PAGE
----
current controlled AC relay

Discussion in 'General Electronics Chat' started by bucs_fan069, Jun 25, 2010.

  1. bucs_fan069

    Thread Starter New Member

    Jun 25, 2010
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    OK, I have been using the expertise on this forum to try and determine exactly what I need for this project. I would like to keep it as simple as possible and I am hoping that just a relay will fit the bill. What I need is a "component" that can sense a current draw on a 120 AC wire (lets say a fan turning on). and when it senses this it makes a contact on another AC circuit. SO basically when someone turns on a fan the lamp next to it will automatigically turn on as well without any other intervention by the user. and when the fan is turned off the light will also go out. Anyone know of a relay that can accomplish this task?
     
  2. mcgyvr

    AAC Fanatic!

    Oct 15, 2009
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    Based on the information provided (or lack of additional information) No relay is necessary... you would simple wire the 2 devices in parallel. Just like plugging in both devices to the same outlet circuit.
     
  3. bucs_fan069

    Thread Starter New Member

    Jun 25, 2010
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    That actually would not work as I would like for the light to only be "ON" when the fan is drawing current (on). The fan will always have power applied to it and when it draws current, that would "flip the switch" to make the light receive power.
     
  4. kingdano

    Member

    Apr 14, 2010
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    well they make those proximity outlet testers that sense the presence of 120VAC and light-up an indicator for you.

    you should look into those, i forget what they are called.

    check out home depot's website or something - outlet testers.

    you could maybe copy that, or just tap off of the led's "enable" line.

    just a thought
     
  5. mcgyvr

    AAC Fanatic!

    Oct 15, 2009
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    So the fan has it's own switch? So simply wire both devices to the fan switch (if rated for the current).
    Or leave the fan switch on all the time and wire in another switch before it so it will turn on both devices. Still no relay needed. I'd just go to the hardware store and pick up a wall switch, box and coverplate and be done.
     
  6. mcgyvr

    AAC Fanatic!

    Oct 15, 2009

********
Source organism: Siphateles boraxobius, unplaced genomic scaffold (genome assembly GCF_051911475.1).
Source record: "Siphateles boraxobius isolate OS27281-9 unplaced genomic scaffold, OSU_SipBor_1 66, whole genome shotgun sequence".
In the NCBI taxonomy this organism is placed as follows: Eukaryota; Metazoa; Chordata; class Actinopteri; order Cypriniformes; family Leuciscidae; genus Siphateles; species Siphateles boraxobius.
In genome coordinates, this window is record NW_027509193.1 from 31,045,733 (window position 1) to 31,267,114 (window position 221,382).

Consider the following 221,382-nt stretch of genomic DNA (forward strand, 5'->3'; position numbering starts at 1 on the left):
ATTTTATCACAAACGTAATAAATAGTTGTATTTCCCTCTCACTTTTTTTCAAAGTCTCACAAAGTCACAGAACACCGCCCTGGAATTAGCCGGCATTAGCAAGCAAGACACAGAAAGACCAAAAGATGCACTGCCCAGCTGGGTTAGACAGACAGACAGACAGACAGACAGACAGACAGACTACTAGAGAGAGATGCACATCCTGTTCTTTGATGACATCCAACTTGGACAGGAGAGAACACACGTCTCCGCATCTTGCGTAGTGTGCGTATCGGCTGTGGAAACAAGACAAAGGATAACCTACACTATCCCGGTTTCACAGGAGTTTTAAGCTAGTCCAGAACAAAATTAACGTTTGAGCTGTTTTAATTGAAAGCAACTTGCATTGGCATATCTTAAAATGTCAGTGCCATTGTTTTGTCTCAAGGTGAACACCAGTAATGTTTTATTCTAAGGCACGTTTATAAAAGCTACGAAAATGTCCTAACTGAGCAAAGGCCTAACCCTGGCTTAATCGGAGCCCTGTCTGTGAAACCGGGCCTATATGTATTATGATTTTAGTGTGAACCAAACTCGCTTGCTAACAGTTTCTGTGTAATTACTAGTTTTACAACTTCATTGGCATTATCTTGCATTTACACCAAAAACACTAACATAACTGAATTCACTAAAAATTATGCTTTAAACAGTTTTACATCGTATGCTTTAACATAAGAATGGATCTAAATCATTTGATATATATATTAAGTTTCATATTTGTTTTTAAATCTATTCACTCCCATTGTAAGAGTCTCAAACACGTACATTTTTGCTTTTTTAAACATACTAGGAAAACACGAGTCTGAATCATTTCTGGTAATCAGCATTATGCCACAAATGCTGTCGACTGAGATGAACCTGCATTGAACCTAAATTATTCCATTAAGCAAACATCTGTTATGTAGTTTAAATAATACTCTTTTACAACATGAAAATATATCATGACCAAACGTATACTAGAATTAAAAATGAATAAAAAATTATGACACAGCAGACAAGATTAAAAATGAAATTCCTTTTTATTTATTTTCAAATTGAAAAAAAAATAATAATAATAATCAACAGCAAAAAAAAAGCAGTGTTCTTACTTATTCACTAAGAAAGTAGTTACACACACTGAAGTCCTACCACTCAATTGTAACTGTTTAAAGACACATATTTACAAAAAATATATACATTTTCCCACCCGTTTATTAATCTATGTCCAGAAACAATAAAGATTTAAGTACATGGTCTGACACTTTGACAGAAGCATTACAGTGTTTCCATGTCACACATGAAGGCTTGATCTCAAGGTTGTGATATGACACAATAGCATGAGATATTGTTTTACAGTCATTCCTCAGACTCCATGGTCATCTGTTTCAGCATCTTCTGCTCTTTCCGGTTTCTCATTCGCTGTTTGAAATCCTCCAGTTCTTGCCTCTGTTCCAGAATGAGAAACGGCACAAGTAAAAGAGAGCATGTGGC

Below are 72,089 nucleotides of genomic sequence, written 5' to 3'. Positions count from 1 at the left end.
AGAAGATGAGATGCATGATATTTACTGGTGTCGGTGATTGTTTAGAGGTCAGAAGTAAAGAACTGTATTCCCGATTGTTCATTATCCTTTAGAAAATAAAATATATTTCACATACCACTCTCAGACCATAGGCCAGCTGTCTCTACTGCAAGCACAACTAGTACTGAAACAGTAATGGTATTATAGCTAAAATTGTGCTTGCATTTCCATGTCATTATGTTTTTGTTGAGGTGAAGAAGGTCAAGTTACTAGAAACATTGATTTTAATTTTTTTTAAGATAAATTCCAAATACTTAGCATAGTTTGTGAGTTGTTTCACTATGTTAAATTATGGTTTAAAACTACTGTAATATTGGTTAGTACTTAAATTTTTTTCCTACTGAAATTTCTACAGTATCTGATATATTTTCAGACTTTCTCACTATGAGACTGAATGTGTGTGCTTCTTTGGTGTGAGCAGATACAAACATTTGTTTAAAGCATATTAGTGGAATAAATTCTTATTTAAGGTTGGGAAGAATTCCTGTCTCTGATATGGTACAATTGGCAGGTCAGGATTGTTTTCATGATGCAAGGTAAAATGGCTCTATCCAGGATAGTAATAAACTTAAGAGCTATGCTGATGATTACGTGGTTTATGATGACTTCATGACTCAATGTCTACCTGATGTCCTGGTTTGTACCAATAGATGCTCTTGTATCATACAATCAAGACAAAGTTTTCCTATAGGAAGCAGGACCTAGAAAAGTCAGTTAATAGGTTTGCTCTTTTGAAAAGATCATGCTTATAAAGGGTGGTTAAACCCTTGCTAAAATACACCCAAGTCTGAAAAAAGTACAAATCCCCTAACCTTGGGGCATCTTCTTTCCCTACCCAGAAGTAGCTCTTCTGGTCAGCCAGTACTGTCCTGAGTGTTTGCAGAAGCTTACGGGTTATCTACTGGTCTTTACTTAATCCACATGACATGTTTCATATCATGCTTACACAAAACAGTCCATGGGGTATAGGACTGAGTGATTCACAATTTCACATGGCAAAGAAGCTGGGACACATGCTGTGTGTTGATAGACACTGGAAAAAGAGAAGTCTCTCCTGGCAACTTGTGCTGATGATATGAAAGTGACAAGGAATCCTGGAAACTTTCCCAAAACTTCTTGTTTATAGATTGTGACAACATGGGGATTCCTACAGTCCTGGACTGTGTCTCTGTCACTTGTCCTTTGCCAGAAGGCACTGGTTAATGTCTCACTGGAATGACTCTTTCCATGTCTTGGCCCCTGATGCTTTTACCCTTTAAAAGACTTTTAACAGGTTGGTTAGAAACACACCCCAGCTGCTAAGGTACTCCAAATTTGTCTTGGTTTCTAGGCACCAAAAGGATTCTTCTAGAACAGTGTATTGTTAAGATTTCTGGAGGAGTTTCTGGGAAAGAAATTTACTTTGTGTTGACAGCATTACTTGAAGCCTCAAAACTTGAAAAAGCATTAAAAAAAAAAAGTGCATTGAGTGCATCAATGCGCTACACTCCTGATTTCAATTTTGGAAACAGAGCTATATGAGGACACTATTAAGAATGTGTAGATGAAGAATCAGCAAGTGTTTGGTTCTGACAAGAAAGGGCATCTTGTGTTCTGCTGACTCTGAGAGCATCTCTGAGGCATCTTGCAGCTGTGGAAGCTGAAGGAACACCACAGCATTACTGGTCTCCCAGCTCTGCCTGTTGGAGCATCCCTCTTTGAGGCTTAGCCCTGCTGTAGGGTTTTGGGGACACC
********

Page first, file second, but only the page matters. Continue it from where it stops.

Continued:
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    Don't make it harder than it is.
     
  7. bucs_fan069

    Thread Starter New Member

    Jun 25, 2010
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    You are absolutely right as I could wire from the fan switch. Although I might have left out a critical component in the description. The fan is one of those fans that has a built in temp sensor so the fan will turn on automatically throughout the day when it senses the temp go above a set point. I really didn't want to get into running a bunch of control wires to the fan, I was hoping for a current sensing (similar to an amp clamp) device that I could run the power wire thru a couple of turns and have that trigger a relay to allow 120 power to another device. I also have a couple other ideas that such a relay would come in handy for.
     
  8. mcgyvr

    AAC Fanatic!

    Oct 15, 2009
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    NOW we are getting the missing details. Anything else?
     
  9. bucs_fan069

    Thread Starter New Member

    Jun 25, 2010
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    Not really, I am basically looking for a device that can sense AC current (amp clamp style) and that will turn on 120 AC to another device. I was hoping it would be as simple as a current triggered relay...but I am not sure if such a device exists...
     
  10. eblc1388

    Senior Member

    Nov 28, 2008
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    They do.

    Try using "AC POWER SLAVE" as search term in Google.
     
  11. hspalm

    Active Member

    Feb 17, 2010
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    Can you make a simple halleffect circuit? It should not be that complicated. You should also be able to mod one of this electrician pens/screwdrivers with a lightbulb on the back wich lights up as the screwdriver makes contact with a wire (insulated) where current is drawn.
     
  12. BigA

    New Member

    Oct 27, 2010
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    Was a solution found for this issue? I am looking at a very similar problem that looks like it would have a slightly modified solution. Thanks.
     
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